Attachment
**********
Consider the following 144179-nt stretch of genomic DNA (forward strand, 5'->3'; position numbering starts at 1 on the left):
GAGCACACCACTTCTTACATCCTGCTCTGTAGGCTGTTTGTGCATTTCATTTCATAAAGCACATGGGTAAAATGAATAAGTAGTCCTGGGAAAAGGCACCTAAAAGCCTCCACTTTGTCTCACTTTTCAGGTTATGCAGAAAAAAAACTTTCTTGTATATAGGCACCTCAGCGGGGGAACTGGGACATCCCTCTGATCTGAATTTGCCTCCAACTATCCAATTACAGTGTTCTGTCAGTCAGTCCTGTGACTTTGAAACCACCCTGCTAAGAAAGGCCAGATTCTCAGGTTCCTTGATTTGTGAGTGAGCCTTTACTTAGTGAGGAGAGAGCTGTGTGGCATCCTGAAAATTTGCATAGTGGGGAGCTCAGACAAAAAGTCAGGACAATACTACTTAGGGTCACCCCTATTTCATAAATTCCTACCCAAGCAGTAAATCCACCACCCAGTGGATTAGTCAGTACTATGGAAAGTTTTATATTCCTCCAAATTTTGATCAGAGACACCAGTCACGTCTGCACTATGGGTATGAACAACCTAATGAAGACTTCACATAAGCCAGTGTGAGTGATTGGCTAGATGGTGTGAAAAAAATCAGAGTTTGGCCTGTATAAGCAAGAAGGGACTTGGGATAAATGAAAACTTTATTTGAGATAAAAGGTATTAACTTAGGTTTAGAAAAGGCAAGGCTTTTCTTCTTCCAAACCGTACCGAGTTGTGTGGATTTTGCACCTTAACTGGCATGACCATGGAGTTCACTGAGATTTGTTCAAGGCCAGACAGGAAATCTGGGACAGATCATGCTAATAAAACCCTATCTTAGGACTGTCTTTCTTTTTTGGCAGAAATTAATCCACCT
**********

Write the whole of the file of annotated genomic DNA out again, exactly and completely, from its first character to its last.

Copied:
Consider the following 144179-nt stretch of genomic DNA (forward strand, 5'->3'; position numbering starts at 1 on the left):
GAGCACACCACTTCTTACATCCTGCTCTGTAGGCTGTTTGTGCATTTCATTTCATAAAGCACATGGGTAAAATGAATAAGTAGTCCTGGGAAAAGGCACCTAAAAGCCTCCACTTTGTCTCACTTTTCAGGTTATGCAGAAAAAAAACTTTCTTGTATATAGGCACCTCAGCGGGGGAACTGGGACATCCCTCTGATCTGAATTTGCCTCCAACTATCCAATTACAGTGTTCTGTCAGTCAGTCCTGTGACTTTGAAACCACCCTGCTAAGAAAGGCCAGATTCTCAGGTTCCTTGATTTGTGAGTGAGCCTTTACTTAGTGAGGAGAGAGCTGTGTGGCATCCTGAAAATTTGCATAGTGGGGAGCTCAGACAAAAAGTCAGGACAATACTACTTAGGGTCACCCCTATTTCATAAATTCCTACCCAAGCAGTAAATCCACCACCCAGTGGATTAGTCAGTACTATGGAAAGTTTTATATTCCTCCAAATTTTGATCAGAGACACCAGTCACGTCTGCACTATGGGTATGAACAACCTAATGAAGACTTCACATAAGCCAGTGTGAGTGATTGGCTAGATGGTGTGAAAAAAATCAGAGTTTGGCCTGTATAAGCAAGAAGGGACTTGGGATAAATGAAAACTTTATTTGAGATAAAAGGTATTAACTTAGGTTTAGAAAAGGCAAGGCTTTTCTTCTTCCAAACCGTACCGAGTTGTGTGGATTTTGCACCTTAACTGGCATGACCATGGAGTTCACTGAGATTTGTTCAAGGCCAGACAGGAAATCTGGGACAGATCATGCTAATAAAACCCTATCTTAGGACTGTCTTTCTTTTTTGGCAGAAATTAATCCACCT